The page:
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Contributing to Capybara

Thank you for your interest in contributing to Capybara. We are building this software together and with your help it can become even better. Our time is limited though, and if you follow these guidelines, you will make it much easier for us to give feedback, help you find whatever problem you have and fix it.


If you have questions of any kind, or are unsure of how something works, please ask on the mailing list. It can take us a while to get to new issues, so a response on the mailing list will usually be quicker. Remember that Capybara has a huge test suite and is used by thousands of people. It is far more likely that there is an error in your code, and not a bug in Capybara. For our own sanity we are merciless in closing issues where we feel that you haven't shown that the issue really is within Capybara.

Please try to answer the following questions in your issue:

  • What did you do?
  • What did you expect to happen?
  • What happened instead?

If you have identified a bug you can file it at the issue tracker. It would be very helpful if you could include a way to replicate the bug. Ideally a failing test would be perfect, but even a simple script demonstrating the error would suffice. Please don't send us an entire application, unless the bug is in the interaction between Capybara and a particular framework.

Feature requests are great, but they usually end up lying around the issue tracker indefinitely. Sending a pull request is a much better way of getting a particular feature into Capybara. A good first step is to send your feature request to the mailing list and see if anyone is interested in it, and get some discussion going.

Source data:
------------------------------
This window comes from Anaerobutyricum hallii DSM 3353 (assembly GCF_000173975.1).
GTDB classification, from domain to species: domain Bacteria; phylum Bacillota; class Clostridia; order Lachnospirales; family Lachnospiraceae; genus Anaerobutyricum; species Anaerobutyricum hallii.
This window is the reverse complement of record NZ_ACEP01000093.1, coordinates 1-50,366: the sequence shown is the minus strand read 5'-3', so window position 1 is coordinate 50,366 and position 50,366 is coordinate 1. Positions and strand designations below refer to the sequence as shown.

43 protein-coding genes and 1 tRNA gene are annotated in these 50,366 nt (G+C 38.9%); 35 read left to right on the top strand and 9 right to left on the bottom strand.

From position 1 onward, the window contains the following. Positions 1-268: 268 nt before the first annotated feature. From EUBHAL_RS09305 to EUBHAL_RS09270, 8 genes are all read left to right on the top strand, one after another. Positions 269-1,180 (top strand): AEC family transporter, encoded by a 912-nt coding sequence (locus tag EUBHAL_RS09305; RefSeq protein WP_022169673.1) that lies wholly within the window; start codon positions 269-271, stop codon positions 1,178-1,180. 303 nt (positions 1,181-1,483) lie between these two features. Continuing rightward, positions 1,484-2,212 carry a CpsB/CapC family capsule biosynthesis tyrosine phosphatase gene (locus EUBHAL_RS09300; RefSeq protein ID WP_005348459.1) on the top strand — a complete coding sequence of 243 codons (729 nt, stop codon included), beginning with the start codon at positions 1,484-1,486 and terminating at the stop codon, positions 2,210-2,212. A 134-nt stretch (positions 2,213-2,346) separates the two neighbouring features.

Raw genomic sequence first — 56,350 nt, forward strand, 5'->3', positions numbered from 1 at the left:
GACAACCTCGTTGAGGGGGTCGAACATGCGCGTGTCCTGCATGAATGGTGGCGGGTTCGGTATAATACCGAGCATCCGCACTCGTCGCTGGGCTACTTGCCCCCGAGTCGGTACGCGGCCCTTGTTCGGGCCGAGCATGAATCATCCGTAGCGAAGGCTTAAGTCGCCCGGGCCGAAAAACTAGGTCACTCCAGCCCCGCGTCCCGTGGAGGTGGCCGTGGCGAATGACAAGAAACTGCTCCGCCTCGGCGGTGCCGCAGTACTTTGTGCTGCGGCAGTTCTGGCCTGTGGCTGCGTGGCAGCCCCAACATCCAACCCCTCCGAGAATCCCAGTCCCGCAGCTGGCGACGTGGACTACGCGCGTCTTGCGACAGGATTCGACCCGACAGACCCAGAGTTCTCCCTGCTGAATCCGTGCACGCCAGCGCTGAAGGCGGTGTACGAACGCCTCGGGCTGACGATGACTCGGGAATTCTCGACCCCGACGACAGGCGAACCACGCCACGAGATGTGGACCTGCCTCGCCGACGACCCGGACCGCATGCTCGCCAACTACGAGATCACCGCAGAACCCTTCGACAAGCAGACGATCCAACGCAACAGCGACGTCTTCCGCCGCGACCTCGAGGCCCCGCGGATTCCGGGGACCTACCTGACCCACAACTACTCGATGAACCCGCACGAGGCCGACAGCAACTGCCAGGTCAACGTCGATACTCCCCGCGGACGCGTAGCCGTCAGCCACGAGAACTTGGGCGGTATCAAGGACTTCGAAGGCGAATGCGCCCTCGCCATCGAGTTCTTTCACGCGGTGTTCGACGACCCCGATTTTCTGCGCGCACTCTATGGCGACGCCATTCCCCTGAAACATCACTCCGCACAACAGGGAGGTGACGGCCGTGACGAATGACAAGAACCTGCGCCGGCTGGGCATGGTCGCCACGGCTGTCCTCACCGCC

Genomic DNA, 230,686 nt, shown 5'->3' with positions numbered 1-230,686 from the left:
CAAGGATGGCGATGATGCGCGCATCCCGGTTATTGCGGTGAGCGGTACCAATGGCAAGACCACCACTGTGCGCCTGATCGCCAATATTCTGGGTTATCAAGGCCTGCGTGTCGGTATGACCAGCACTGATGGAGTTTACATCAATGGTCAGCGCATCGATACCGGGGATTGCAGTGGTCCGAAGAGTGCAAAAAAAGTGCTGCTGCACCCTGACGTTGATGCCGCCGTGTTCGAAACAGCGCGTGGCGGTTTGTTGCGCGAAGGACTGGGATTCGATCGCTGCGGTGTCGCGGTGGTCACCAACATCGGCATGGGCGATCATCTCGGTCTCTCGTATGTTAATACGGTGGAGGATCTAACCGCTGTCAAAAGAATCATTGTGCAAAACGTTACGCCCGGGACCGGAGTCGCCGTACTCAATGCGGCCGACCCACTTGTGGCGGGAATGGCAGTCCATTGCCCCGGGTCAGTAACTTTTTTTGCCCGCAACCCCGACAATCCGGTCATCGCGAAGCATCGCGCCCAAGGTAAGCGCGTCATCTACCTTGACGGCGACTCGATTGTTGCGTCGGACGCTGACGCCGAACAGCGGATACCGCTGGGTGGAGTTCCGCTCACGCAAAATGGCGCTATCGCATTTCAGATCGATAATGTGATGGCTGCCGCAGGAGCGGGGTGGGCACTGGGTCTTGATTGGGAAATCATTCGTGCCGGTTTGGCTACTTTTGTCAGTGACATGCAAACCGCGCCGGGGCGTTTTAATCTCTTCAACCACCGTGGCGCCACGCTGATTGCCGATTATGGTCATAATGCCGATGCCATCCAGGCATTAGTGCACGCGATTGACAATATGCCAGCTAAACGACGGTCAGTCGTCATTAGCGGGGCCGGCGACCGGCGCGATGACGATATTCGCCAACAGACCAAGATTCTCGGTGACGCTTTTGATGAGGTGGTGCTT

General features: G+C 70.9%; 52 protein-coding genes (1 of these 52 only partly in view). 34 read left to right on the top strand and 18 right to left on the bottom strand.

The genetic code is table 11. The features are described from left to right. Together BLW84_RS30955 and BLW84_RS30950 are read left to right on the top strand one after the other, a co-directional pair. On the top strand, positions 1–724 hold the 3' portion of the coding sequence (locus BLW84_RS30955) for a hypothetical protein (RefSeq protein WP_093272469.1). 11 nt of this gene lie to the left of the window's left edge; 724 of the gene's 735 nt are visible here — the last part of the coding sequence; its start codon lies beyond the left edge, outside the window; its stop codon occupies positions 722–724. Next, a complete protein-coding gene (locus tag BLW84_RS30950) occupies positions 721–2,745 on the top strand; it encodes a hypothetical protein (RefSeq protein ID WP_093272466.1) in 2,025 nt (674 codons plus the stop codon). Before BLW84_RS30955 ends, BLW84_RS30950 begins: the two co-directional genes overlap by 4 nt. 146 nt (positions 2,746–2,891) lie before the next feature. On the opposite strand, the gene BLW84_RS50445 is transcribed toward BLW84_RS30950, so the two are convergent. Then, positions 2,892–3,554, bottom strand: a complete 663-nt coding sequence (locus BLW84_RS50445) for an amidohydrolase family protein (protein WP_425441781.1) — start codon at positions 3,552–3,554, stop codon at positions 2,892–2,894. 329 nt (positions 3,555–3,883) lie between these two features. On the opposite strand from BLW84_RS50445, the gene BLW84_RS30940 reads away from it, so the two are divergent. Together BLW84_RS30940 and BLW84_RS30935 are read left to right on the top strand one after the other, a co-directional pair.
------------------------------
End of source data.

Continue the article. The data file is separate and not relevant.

Capybara is a testing framework, as such, the requirements for patches are a bit tougher than for normal libraries. If you want your patches to be accepted, please follow the following guidelines:

  • Add tests! Your patch won't be accepted if it doesn't have tests.

  • Document any change in behaviour. Make sure the README and any other relevant documentation are kept up-to-date.

  • Consider our release cycle. We try to follow semver. Randomly breaking public APIs is not an option.

  • Create topic branches. Don't ask us to pull from your master branch.

  • One pull request per feature. If you want to do more than one thing, send multiple pull requests.

  • Send coherent history. Make sure each individual commit in your pull request is meaningful. If you had to make multiple intermediate commits while developing, please squash them before sending them to us.

  • Follow coding conventions. The standard Ruby stuff, two spaces indent, don't omit parens unless you have a good reason.

Thank you so much for contributing!

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